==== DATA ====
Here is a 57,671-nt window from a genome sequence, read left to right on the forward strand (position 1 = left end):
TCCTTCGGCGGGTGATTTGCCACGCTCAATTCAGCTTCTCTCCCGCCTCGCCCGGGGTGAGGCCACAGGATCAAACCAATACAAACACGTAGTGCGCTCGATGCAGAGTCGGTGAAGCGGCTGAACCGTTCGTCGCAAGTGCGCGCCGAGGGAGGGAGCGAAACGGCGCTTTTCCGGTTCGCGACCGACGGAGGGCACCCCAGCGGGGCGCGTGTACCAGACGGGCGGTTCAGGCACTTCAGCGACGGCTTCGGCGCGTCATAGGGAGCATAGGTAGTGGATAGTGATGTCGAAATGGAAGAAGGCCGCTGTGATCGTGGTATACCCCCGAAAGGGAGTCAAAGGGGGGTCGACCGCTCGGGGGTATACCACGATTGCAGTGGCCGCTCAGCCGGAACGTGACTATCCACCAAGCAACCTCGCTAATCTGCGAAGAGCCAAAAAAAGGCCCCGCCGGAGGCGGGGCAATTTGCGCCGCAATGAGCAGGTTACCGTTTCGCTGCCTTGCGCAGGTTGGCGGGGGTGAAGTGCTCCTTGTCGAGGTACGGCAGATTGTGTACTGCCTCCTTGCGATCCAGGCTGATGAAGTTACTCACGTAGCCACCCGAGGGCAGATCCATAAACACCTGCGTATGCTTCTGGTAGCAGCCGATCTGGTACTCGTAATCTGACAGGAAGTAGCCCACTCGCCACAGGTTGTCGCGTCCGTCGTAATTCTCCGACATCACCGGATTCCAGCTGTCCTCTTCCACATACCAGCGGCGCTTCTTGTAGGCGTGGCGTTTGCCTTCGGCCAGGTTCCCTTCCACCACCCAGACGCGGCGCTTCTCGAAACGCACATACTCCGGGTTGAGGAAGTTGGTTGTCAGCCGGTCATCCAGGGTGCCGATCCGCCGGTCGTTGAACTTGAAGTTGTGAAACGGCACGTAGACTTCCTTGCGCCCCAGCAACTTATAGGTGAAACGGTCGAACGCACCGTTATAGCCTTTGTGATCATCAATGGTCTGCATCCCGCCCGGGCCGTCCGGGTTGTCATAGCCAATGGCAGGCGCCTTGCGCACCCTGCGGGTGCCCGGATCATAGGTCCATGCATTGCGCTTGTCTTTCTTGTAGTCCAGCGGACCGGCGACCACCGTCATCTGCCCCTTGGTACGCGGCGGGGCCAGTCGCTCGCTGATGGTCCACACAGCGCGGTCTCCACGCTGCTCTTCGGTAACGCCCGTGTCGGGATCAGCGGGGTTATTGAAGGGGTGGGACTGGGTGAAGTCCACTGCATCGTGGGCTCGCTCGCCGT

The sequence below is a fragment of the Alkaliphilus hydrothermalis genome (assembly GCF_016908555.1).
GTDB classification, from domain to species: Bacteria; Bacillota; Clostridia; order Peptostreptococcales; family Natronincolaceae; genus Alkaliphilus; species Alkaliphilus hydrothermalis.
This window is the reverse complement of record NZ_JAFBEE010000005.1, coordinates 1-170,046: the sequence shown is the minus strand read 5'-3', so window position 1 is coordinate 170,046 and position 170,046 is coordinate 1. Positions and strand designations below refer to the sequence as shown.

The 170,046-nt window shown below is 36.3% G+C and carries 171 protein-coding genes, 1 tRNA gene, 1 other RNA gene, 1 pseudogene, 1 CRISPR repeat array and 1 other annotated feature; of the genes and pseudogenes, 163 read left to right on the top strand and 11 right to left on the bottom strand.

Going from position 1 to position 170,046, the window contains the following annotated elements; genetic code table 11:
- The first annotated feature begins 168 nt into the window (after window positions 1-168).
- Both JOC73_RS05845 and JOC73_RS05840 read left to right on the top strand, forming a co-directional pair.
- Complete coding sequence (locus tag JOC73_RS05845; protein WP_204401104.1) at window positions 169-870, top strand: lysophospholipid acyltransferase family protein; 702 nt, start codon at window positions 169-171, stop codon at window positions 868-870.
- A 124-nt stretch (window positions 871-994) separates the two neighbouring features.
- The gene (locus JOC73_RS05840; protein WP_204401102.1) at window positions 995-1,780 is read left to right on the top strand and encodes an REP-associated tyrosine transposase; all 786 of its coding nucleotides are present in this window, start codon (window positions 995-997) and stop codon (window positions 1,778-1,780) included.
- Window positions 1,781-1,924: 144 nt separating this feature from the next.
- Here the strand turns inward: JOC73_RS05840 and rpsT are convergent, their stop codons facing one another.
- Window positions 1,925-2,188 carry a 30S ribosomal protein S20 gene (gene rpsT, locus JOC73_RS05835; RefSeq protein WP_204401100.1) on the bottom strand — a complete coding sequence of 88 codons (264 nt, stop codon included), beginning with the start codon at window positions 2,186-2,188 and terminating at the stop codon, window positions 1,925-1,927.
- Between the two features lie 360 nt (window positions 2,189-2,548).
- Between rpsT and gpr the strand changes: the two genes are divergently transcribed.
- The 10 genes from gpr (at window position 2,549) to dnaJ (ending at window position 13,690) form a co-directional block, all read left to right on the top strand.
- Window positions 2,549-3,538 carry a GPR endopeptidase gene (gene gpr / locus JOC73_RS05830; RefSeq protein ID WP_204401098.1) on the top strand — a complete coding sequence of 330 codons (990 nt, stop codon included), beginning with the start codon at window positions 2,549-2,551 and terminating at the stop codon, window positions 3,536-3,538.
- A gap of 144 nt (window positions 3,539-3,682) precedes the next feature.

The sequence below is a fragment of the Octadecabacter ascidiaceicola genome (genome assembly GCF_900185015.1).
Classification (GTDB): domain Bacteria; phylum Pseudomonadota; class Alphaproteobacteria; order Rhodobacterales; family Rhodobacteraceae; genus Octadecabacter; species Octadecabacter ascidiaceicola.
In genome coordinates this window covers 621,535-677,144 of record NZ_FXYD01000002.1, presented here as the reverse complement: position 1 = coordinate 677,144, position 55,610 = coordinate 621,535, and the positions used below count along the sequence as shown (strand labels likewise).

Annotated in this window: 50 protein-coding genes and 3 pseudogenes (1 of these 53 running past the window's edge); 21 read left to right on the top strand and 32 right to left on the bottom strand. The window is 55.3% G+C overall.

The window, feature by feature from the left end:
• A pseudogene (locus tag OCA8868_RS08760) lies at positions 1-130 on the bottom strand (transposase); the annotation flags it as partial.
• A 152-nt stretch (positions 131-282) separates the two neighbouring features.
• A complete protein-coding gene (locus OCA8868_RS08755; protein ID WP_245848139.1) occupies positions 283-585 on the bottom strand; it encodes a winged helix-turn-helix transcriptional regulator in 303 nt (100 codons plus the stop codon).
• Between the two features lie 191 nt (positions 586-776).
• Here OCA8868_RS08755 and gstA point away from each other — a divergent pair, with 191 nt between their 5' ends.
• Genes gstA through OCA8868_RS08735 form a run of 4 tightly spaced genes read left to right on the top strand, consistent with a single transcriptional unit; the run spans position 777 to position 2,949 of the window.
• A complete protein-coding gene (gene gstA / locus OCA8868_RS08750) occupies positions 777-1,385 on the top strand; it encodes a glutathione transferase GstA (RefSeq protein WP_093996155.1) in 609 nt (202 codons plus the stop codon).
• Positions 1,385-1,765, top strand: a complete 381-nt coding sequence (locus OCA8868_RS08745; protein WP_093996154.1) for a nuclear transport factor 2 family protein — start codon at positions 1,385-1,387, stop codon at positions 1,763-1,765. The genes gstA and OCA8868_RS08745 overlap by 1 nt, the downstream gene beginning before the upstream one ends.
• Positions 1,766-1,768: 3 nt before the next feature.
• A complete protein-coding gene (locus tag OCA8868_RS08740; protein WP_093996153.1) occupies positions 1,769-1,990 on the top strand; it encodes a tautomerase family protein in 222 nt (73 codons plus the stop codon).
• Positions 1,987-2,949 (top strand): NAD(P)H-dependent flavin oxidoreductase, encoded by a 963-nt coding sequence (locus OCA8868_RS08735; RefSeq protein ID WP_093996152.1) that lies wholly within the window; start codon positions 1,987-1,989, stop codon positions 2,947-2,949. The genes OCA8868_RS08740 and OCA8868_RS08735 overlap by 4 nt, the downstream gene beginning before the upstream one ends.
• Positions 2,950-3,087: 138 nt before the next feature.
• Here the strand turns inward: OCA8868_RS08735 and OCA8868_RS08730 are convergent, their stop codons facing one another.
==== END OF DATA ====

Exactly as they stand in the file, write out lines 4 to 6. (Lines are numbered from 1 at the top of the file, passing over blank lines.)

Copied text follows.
GTDB classification, from domain to species: Bacteria; Bacillota; Clostridia; order Peptostreptococcales; family Natronincolaceae; genus Alkaliphilus; species Alkaliphilus hydrothermalis.
This window is the reverse complement of record NZ_JAFBEE010000005.1, coordinates 1-170,046: the sequence shown is the minus strand read 5'-3', so window position 1 is coordinate 170,046 and position 170,046 is coordinate 1. Positions and strand designations below refer to the sequence as shown.

The 170,046-nt window shown below is 36.3% G+C and carries 171 protein-coding genes, 1 tRNA gene, 1 other RNA gene, 1 pseudogene, 1 CRISPR repeat array and 1 other annotated feature; of the genes and pseudogenes, 163 read left to right on the top strand and 11 right to left on the bottom strand.